Police Chief Christopher P. Viland will be leaving Solon to take a new position in the city of Cleveland.
Mr. Viland, a Solon resident who became chief in 2011, has been named Cleveland’s first police inspector general, a new position that will monitor and audit Cleveland Division of Police policies. He accepted the position Aug. 5.
His start date has not yet been determined, said Sgt. Jennifer Ciaccia, public information officer with the Cleveland Division of Police.
“It is with a heavy heart and after much deliberation that I have decided to retire after 32 and a half years of service to the City of Solon,” said Mr. Viland, 55. “My primary goal has always been the safety of the people who live in and come to the city of Solon along with, as importantly all the people who work here in their service.
“I am honored to have served with the present and past members of the department, and it is solely because of their commitment and dedication that we have been successful as an organization,” he added.
Mayor Edward H. Kraus said Mr. Viland will be with the city through Sept. 3 and the position in Solon has been posted. Mr. Viland is paid an annual salary of $126,995 and longevity of $12,699 as police chief in Solon.
Mayor Kraus said his intention is to lead the interview process but with input from police chiefs throughout the region, as well as representatives from the Solon police department and Human Resource Director Nancy Stolarsky for a five-member team.
“I’m not going to make this a long process,” Mayor Kraus said. If it does take time, he said an acting chief would be named. He has not made that decision as of yet.
Mayor Kraus said Mr. Viland leaves big shoes to fill.
“For me, it’s sad,” Mayor Kraus said. “I don’t have any other words to describe it.”
Mr. Viland is the “consummate professional” who has led the department and instituted numerous changes and advancements, the mayor said.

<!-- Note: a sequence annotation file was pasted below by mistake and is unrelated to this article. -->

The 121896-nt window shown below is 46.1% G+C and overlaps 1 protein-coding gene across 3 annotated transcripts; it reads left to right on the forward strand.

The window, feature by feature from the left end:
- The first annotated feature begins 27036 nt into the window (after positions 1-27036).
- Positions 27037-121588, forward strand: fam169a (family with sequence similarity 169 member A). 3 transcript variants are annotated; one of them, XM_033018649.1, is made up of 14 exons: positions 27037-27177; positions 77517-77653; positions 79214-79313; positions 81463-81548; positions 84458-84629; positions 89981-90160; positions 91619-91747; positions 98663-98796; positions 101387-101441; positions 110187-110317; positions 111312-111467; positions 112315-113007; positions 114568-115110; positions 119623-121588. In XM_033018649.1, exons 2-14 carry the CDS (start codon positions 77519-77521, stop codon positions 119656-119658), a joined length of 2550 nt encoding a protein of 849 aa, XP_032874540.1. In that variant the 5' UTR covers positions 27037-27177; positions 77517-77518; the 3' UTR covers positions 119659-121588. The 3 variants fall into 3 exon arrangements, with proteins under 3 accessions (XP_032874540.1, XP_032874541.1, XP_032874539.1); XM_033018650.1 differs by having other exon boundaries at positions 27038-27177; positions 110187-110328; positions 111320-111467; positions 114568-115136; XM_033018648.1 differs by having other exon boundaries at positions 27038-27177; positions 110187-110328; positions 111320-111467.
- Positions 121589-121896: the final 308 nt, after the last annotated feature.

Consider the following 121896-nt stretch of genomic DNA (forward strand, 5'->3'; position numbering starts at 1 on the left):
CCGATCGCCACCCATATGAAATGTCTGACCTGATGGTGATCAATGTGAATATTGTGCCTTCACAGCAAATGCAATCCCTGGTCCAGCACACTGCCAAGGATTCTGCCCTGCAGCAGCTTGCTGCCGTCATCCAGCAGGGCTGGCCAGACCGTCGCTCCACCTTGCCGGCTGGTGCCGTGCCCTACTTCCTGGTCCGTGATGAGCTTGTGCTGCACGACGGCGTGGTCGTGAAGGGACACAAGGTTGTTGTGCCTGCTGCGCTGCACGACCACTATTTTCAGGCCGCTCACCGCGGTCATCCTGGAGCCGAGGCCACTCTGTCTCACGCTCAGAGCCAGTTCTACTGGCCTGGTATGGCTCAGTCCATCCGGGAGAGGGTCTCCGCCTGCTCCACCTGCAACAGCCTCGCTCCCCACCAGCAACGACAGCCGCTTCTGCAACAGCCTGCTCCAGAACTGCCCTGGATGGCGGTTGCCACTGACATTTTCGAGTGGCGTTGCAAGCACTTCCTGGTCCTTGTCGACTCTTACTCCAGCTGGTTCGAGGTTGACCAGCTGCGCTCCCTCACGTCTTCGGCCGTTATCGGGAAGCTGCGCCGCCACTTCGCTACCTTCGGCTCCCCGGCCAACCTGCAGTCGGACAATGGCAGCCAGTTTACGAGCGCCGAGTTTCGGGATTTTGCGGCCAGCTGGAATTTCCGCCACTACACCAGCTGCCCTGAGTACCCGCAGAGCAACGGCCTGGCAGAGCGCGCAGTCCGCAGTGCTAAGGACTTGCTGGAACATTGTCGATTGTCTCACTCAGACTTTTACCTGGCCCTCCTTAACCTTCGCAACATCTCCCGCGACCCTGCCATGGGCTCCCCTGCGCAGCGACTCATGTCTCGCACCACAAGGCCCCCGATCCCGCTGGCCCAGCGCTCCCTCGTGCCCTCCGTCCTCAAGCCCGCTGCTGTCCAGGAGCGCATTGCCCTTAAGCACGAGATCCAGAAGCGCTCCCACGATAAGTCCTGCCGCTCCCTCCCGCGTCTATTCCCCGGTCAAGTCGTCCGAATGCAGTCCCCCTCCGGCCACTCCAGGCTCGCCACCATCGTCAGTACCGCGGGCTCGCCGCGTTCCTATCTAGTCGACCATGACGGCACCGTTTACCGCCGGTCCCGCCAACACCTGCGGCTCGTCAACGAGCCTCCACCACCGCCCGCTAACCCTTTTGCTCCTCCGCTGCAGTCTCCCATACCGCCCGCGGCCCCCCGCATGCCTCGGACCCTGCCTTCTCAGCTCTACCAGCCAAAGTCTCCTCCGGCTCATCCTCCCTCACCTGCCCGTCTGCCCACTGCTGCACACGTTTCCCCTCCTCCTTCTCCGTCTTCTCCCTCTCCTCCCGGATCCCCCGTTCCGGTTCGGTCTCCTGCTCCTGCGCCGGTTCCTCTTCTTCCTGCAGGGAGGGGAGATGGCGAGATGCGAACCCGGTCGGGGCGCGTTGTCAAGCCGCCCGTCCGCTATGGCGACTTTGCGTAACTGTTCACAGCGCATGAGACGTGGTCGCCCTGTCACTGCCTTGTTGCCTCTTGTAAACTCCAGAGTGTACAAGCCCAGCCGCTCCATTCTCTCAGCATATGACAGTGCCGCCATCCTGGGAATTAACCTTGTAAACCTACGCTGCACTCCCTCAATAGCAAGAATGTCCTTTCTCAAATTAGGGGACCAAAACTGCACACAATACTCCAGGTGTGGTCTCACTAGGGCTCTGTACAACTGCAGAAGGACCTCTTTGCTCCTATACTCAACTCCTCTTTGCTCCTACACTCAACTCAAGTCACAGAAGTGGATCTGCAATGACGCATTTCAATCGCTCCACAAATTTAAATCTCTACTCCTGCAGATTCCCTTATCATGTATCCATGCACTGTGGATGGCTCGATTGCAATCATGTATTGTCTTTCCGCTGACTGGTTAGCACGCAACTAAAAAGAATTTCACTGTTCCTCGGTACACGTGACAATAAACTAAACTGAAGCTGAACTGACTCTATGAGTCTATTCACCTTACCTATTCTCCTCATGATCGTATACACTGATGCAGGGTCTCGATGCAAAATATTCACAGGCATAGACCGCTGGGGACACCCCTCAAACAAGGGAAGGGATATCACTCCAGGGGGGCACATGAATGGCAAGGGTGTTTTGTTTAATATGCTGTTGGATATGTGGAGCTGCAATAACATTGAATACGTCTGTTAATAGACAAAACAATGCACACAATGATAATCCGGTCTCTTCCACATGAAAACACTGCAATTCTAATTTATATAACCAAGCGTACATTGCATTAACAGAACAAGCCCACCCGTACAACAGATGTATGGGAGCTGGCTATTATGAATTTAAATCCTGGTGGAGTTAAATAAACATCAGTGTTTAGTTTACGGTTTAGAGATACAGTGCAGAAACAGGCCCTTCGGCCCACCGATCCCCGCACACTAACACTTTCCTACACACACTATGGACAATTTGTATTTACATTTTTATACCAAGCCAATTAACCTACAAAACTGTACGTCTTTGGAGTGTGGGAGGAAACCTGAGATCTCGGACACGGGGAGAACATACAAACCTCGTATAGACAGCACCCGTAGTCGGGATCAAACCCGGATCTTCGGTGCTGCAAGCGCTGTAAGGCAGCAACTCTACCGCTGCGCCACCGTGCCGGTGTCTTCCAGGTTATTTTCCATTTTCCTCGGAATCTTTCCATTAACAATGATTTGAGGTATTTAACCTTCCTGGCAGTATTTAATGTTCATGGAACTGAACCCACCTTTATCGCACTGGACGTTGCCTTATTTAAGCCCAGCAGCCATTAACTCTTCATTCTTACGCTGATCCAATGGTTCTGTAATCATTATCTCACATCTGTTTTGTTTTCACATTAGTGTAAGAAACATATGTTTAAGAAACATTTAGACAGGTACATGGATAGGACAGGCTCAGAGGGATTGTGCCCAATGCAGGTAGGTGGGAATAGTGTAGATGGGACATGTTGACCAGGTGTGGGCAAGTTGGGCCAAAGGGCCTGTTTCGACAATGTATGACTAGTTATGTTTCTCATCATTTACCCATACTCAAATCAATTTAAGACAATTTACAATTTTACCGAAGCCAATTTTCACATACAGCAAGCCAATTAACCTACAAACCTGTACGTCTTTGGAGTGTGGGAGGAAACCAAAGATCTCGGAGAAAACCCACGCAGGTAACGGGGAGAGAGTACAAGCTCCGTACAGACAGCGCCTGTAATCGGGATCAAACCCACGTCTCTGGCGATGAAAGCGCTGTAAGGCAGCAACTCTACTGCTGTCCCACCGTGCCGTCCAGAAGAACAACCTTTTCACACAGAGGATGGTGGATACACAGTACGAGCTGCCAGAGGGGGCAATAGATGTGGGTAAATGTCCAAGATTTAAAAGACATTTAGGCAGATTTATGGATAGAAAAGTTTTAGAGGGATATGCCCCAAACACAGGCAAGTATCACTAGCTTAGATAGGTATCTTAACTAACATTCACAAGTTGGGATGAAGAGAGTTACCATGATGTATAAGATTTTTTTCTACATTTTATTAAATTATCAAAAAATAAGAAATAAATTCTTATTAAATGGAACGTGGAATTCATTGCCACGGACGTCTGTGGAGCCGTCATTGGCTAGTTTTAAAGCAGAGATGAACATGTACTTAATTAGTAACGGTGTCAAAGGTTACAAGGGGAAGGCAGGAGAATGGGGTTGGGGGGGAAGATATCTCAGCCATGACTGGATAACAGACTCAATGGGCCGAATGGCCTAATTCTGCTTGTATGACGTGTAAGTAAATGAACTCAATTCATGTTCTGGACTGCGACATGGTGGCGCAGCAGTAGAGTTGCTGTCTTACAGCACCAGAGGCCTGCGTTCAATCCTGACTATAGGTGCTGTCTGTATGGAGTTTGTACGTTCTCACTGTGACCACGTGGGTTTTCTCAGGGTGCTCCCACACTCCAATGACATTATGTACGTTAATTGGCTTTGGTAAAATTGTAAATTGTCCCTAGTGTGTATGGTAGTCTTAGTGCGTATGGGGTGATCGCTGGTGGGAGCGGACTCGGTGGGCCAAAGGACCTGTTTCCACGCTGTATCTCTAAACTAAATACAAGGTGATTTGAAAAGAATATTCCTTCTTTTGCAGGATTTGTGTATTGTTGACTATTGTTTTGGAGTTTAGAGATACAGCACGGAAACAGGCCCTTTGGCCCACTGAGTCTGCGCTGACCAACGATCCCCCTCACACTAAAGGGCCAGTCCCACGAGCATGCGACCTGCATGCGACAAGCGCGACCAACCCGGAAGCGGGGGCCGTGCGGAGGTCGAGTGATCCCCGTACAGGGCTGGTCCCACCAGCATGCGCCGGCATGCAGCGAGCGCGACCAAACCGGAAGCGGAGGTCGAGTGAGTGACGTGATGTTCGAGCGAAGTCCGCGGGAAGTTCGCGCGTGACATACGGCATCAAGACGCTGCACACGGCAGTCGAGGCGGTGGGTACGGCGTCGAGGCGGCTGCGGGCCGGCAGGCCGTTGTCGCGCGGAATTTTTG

Those include instituting the idea of community policing, Mayor Kraus said, through such initiatives as the Citizen’s Academy where 350 individuals took part.
“That has changed the police department and community for the better,” Mayor Kraus said. “Chris (Viland) was the driving force in that.”
He also took the community to higher levels through such events as National Night Out, presented now for eight years as a way to break down walls between the community and police and open lines of communications.
Mr. Viland also led the department in the area of technology, Mayor Kraus said, as well as brought people up through the ranks. He is credited for the department’s active and thriving full-service jail, and has worked to bring in outside communities to use the jail as a way to offset costs and generate revenue.
“You will never replace Chris Viland,” Mayor Kraus said, adding that he left the department a better place.
The new chief will be able to build upon these strides, the mayor said.
Mr. Viland’s new role was announced last week by Cleveland Mayor Frank G. Jackson, Director of Public Safety Michael McGrath and Chief of Police Calvin D. Williams.
Chief Viland will be responsible for monitoring, reviewing and auditing policies and practices of the Cleveland Division of Police. A civilian role, he will also determine compliance with federal and state laws and review the effectiveness and consistency of the division’s bias-free, community policing and procedural justice principals.
Mr. Viland, a 1982 graduate of Chagrin Falls High School, began in Solon in 1987. This was his first and only law enforcement job. While working as a police officer, he attended undergraduate school at Cleveland State University and law school at Cleveland Marshall College of Law where he graduated Summa Cum Laude in 2004. He is a general practice attorney.
“Mr. Viland comes to us with an extensive background in law enforcement, with long-term experience as Chief of Police of the Solon Police Department,” Mr. Williams said in a press release issued last week. “Furthermore, his extensive experience practicing law will bring an additional layer of expertise which will help the division to continue to make necessary changes while striving for excellence.”
Mayor Jackson said this new position is one of many changes set forth in fulfillment aspects of the federal consent decree, “and I remain fully committed to implementing them all.
“Today, we are one step closer to reduce crime and better ensure public safety while also working to improve the relationship between the city’s police division and the communities they serve.”